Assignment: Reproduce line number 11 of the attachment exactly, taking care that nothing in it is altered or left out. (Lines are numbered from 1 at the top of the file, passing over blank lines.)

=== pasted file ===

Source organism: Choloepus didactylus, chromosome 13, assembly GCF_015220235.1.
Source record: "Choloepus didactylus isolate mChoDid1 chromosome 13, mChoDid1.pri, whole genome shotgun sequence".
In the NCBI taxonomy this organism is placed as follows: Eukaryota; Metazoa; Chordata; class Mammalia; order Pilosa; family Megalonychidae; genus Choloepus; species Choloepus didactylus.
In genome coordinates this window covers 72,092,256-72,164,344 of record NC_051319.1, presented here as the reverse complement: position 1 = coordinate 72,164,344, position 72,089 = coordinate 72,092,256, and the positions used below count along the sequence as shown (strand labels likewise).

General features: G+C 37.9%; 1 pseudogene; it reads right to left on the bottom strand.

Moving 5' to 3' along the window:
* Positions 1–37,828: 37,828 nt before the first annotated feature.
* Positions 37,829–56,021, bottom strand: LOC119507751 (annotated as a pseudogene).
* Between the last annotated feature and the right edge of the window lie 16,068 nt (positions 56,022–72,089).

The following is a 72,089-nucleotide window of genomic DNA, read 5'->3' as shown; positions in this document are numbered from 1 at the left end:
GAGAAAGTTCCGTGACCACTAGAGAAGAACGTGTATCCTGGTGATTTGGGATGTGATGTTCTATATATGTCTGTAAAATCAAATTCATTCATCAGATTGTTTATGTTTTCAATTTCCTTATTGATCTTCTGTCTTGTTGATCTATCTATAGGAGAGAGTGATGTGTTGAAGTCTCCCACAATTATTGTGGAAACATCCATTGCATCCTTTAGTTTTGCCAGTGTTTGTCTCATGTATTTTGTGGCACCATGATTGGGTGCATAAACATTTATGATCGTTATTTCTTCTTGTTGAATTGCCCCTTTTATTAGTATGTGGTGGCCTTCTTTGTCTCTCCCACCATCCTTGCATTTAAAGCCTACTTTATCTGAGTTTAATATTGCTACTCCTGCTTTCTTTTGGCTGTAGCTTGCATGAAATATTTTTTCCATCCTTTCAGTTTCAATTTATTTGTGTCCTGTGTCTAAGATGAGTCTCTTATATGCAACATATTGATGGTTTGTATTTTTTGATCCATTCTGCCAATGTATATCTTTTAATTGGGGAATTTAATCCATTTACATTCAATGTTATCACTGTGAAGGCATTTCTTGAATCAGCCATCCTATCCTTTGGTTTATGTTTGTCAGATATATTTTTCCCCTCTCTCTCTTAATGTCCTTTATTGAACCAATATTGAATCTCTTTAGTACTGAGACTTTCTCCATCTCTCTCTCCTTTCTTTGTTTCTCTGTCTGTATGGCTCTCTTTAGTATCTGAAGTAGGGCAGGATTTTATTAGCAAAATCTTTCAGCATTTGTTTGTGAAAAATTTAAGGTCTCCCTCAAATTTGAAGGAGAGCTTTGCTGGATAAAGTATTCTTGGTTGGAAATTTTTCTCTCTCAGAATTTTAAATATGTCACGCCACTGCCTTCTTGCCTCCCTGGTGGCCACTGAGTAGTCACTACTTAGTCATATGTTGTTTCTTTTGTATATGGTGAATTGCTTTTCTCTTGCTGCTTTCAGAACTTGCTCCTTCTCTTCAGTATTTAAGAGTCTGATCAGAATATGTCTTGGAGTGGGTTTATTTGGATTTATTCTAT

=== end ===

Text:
GAGAAAGTTCCGTGACCACTAGAGAAGAACGTGTATCCTGGTGATTTGGGATGTGATGTTCTATATATGTCTGTAAAATCAAATTCATTCATCAGATTGTTTATGTTTTCAATTTCCTTATTGATCTTCTGTCTTGTTGATCTATCTATAGGAGAGAGTGATGTGTTGAAGTCTCCCACAATTATTGTGGAAACATCCATTGCATCCTTTAGTTTTGCCAGTGTTTGTCTCATGTATTTTGTGGCACCATGATTGGGTGCATAAACATTTATGATCGTTATTTCTTCTTGTTGAATTGCCCCTTTTATTAGTATGTGGTGGCCTTCTTTGTCTCTCCCACCATCCTTGCATTTAAAGCCTACTTTATCTGAGTTTAATATTGCTACTCCTGCTTTCTTTTGGCTGTAGCTTGCATGAAATATTTTTTCCATCCTTTCAGTTTCAATTTATTTGTGTCCTGTGTCTAAGATGAGTCTCTTATATGCAACATATTGATGGTTTGTATTTTTTGATCCATTCTGCCAATGTATATCTTTTAATTGGGGAATTTAATCCATTTACATTCAATGTTATCACTGTGAAGGCATTTCTTGAATCAGCCATCCTATCCTTTGGTTTATGTTTGTCAGATATATTTTTCCCCTCTCTCTCTTAATGTCCTTTATTGAACCAATATTGAATCTCTTTAGTACTGAGACTTTCTCCATCTCTCTCTCCTTTCTTTGTTTCTCTGTCTGTATGGCTCTCTTTAGTATCTGAAGTAGGGCAGGATTTTATTAGCAAAATCTTTCAGCATTTGTTTGTGAAAAATTTAAGGTCTCCCTCAAATTTGAAGGAGAGCTTTGCTGGATAAAGTATTCTTGGTTGGAAATTTTTCTCTCTCAGAATTTTAAATATGTCACGCCACTGCCTTCTTGCCTCCCTGGTGGCCACTGAGTAGTCACTACTTAGTCATATGTTGTTTCTTTTGTATATGGTGAATTGCTTTTCTCTTGCTGCTTTCAGAACTTGCTCCTTCTCTTCAGTATTTAAGAGTCTGATCAGAATATGTCTTGGAGTGGGTTTATTTGGATTTATTCTAT